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This is a fabulous new YA read, but plenty for adults to enjoy too.

zeroesThis is a bit like Misfits meets Mission Impossible. Six otherwise-ordinary teenagers, all born in 2000, are coming to terms with their unlikely – and highly problematic – superpowers.

Ethan/Scam has a “voice” that knows exactly what to say to get what he wants, though he has no control over it and it gets him into terrible trouble. Riley/Flicker is blind but can see through other people’s eyes. Chizara/Crash can control and crash technology, but the sheer joy of it means the power gets away from her. Thibault/Anonymous is instantly forgettable, which makes friendship almost impossible. Kelsie/Mob can shape and intensify a crowd’s emotions, but feels lost without one. Group leader Nate/Bellwether – the least developed and least interesting character – can get crowds to follow him, but has no power on his own.

The action starts with a bag of drug money and a bank robbery gone wrong, continues to total technological chaos in a police station and ends with massive explosions.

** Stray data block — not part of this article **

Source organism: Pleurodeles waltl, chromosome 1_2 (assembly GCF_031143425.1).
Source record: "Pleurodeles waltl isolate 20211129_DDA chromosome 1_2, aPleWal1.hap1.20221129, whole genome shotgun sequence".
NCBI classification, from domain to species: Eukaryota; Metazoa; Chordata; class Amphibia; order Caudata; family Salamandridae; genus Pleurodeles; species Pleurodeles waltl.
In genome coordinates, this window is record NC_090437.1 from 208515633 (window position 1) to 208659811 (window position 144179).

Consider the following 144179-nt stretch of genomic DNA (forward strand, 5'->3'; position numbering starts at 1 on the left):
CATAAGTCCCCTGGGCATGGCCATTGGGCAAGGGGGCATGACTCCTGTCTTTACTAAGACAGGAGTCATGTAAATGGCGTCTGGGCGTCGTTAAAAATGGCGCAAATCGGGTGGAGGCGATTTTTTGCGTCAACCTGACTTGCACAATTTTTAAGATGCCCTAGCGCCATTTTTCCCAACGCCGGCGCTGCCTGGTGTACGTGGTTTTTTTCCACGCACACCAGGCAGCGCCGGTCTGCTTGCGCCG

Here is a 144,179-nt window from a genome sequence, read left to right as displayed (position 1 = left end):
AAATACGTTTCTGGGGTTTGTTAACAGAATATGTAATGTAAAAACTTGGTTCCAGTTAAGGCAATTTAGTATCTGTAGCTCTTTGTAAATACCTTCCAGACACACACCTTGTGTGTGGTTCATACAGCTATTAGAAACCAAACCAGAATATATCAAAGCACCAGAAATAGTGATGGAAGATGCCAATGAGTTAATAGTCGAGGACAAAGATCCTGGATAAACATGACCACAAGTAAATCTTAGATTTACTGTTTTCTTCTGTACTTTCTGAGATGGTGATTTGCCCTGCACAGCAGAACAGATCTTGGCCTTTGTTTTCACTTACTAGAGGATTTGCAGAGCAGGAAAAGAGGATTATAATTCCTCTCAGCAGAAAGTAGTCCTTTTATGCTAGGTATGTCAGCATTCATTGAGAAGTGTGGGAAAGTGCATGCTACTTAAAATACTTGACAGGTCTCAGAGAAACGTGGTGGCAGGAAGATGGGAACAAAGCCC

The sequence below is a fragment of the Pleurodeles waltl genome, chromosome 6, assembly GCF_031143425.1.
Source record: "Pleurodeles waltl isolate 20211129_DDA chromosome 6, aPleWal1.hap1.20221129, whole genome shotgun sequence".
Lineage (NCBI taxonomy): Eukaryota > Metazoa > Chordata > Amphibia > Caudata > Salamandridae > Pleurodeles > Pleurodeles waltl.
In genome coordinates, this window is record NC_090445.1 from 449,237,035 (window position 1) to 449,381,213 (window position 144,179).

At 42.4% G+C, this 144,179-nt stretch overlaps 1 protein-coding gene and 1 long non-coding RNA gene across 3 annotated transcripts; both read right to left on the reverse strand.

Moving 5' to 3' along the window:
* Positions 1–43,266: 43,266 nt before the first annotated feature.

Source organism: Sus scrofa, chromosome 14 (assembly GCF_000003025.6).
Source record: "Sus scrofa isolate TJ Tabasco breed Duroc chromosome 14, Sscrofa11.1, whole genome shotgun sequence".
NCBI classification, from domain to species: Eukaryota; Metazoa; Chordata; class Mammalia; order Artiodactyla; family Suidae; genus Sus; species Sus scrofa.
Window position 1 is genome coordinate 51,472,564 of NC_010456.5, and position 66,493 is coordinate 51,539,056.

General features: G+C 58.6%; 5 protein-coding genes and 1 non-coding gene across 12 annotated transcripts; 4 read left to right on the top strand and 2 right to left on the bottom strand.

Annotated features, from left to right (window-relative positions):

It’s fast paced, with strong characters and it’s lots of fun. The trio of popular Sydney-based writers – YA best-seller Westerfeld, major fantasy award-winner Lanagan and short story writer Biancotti – have pledged a series. It’s hard to imagine it not being a success.

There are obvious echoes here of Salman Rushdie’s magnificent Midnight’s Children – where the children born closest to the moment of India’s independence were born with special powers – but it is a lot easier to read.

Book published in October, 2015

This review first appeared in the Herald Sun’s Weekend magazine.

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